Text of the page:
SmithGroup, David Greenbaum, Lead Designer
Photography by Alan Karchmer and Alex Fradkin
Museum of the Bible
by Camille LeFevre
The Museum of the Bible in Washington D.C., designed by SmithGroup’s offices in our nation’s capital and in Detroit, has been lauded for establishing a new model for museum design in the United States. Located just off the National Mall, where an array of iconic Smithsonian and National museums offer destination-worthy adventures in art, science and history, the Museum of the Bible (MOTB) is equally impressive, as it projects a presence of, well, biblical proportions that suits its subject matter.
The eight-level, 430,000-square-foot, brick-and-glass building, which SmithGroup created within the footprint of a former refrigerated warehouse that later served as Washington’s Design Center, is dedicated to the history, impact and narratives of the Bible. Each aspect receives its own floor of exhibits put forth via traditional approaches, as well as through technological and digital innovations that create engaging, immersive educational experiences.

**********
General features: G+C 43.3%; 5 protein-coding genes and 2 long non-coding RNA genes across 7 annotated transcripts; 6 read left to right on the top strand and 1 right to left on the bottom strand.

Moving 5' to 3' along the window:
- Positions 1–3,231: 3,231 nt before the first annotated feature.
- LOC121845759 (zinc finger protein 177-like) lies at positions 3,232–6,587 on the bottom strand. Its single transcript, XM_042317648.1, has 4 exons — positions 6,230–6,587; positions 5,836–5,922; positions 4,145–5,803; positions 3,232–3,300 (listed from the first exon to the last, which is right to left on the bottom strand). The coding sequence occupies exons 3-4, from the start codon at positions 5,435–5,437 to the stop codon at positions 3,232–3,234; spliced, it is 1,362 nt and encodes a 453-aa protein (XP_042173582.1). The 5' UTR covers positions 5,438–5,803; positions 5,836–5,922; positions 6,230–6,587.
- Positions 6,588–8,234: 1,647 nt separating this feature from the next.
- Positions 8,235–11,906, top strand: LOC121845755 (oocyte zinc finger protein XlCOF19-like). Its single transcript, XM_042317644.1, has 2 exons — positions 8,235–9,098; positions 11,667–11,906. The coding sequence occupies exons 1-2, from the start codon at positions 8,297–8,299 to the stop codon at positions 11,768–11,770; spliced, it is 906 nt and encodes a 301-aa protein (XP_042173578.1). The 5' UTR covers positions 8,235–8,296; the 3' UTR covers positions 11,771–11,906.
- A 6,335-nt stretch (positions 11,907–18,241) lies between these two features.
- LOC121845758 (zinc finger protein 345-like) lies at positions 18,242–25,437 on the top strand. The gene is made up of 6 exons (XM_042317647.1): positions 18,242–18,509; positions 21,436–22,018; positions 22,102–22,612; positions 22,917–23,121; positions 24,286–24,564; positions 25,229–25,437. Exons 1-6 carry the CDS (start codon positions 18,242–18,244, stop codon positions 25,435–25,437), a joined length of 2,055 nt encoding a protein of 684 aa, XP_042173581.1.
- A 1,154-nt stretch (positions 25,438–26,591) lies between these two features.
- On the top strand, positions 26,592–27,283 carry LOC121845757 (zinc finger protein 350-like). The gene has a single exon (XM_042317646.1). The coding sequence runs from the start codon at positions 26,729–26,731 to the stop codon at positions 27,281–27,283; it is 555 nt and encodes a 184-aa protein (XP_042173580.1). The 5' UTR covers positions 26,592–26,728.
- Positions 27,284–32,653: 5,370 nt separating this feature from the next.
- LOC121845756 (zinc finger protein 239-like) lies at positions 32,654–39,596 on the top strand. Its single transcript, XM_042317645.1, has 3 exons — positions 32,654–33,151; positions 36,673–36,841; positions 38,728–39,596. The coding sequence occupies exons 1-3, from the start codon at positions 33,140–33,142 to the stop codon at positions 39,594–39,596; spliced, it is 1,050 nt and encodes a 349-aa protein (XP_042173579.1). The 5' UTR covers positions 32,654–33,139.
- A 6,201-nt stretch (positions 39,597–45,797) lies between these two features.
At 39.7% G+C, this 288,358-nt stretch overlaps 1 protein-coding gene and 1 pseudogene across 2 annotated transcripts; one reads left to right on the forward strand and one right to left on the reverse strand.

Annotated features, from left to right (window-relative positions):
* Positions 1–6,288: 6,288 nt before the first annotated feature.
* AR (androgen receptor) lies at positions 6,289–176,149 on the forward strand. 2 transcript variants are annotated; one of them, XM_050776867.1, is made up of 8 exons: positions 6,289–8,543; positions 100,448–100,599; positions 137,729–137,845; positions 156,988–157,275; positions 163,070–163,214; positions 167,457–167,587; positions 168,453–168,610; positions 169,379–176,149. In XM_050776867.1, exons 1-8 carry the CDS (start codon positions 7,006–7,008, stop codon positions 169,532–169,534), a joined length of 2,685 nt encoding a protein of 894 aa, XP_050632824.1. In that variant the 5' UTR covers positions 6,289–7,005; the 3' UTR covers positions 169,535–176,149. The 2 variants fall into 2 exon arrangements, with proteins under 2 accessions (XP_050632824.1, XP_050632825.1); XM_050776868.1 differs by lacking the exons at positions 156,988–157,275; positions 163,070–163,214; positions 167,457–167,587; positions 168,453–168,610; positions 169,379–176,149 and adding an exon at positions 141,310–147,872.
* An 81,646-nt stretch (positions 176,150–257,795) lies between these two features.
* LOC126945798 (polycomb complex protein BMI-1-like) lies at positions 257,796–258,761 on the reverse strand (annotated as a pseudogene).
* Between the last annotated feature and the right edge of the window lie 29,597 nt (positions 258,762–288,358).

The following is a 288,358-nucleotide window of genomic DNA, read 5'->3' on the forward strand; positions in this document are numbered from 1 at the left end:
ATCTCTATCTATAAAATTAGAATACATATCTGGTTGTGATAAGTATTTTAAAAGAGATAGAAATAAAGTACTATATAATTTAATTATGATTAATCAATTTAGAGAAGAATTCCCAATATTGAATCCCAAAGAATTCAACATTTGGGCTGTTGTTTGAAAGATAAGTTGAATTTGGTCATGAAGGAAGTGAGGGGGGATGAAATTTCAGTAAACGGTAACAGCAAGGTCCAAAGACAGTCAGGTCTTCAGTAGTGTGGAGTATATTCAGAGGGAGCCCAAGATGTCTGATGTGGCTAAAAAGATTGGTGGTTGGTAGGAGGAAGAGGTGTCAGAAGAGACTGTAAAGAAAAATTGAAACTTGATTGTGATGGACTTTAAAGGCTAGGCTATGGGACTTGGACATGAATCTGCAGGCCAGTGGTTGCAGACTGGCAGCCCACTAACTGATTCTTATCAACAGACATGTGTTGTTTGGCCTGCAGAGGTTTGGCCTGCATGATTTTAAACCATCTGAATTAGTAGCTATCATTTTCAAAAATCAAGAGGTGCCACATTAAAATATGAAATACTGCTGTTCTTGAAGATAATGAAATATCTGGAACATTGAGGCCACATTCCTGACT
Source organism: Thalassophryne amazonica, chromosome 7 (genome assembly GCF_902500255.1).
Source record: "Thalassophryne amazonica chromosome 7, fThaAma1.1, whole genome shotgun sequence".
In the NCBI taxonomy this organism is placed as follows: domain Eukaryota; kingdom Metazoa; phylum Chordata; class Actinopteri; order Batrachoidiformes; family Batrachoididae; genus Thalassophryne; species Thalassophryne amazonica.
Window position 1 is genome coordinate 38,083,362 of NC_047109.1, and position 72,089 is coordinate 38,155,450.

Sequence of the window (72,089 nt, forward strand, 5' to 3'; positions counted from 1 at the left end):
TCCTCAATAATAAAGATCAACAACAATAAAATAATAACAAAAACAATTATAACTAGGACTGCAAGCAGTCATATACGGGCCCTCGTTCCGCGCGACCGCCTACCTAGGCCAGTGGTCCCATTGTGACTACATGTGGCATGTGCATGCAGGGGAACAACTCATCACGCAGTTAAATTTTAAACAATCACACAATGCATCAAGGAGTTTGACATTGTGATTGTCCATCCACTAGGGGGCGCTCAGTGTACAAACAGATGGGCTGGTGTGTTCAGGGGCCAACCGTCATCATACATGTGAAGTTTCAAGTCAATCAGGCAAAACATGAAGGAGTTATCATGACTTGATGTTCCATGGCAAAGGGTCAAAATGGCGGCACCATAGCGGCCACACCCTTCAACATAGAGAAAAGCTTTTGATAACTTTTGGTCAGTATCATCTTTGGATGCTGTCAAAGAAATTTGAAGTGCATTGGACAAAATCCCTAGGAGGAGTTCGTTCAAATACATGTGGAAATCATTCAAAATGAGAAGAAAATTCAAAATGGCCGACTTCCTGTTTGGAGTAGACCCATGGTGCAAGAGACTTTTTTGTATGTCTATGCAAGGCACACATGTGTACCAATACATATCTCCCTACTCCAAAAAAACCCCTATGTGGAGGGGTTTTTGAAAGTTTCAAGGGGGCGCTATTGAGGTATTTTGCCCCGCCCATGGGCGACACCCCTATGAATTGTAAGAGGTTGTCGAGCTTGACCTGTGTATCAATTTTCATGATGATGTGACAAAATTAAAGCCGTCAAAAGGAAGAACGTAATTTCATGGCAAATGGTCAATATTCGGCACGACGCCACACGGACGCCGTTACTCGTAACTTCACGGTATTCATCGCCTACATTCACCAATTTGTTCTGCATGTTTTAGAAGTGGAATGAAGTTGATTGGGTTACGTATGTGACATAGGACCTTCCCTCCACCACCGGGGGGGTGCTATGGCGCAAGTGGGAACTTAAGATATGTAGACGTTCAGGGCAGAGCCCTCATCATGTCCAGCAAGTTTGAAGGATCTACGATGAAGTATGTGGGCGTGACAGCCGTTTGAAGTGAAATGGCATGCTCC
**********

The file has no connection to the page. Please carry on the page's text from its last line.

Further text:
MOTB also includes a vast atrium lobby, 12 theaters, three exhibition halls, a rare-manuscript library, a conference facility with simultaneous-translation capabilities, a broadcast studio, hotel rooms for visiting scholars, a restaurant and a coffee shop, and a grand ballroom. MOTB has galleries that accommodate displays from visiting institutions such as the Vatican Library and the Israeli Antiquities Authority, thus creating, in effect, a “museum of museums.” MOTB, as The Washington Post stated, is “rich in content, stocked with historic treasures and carefully plotted to appeal to audiences of all ages.”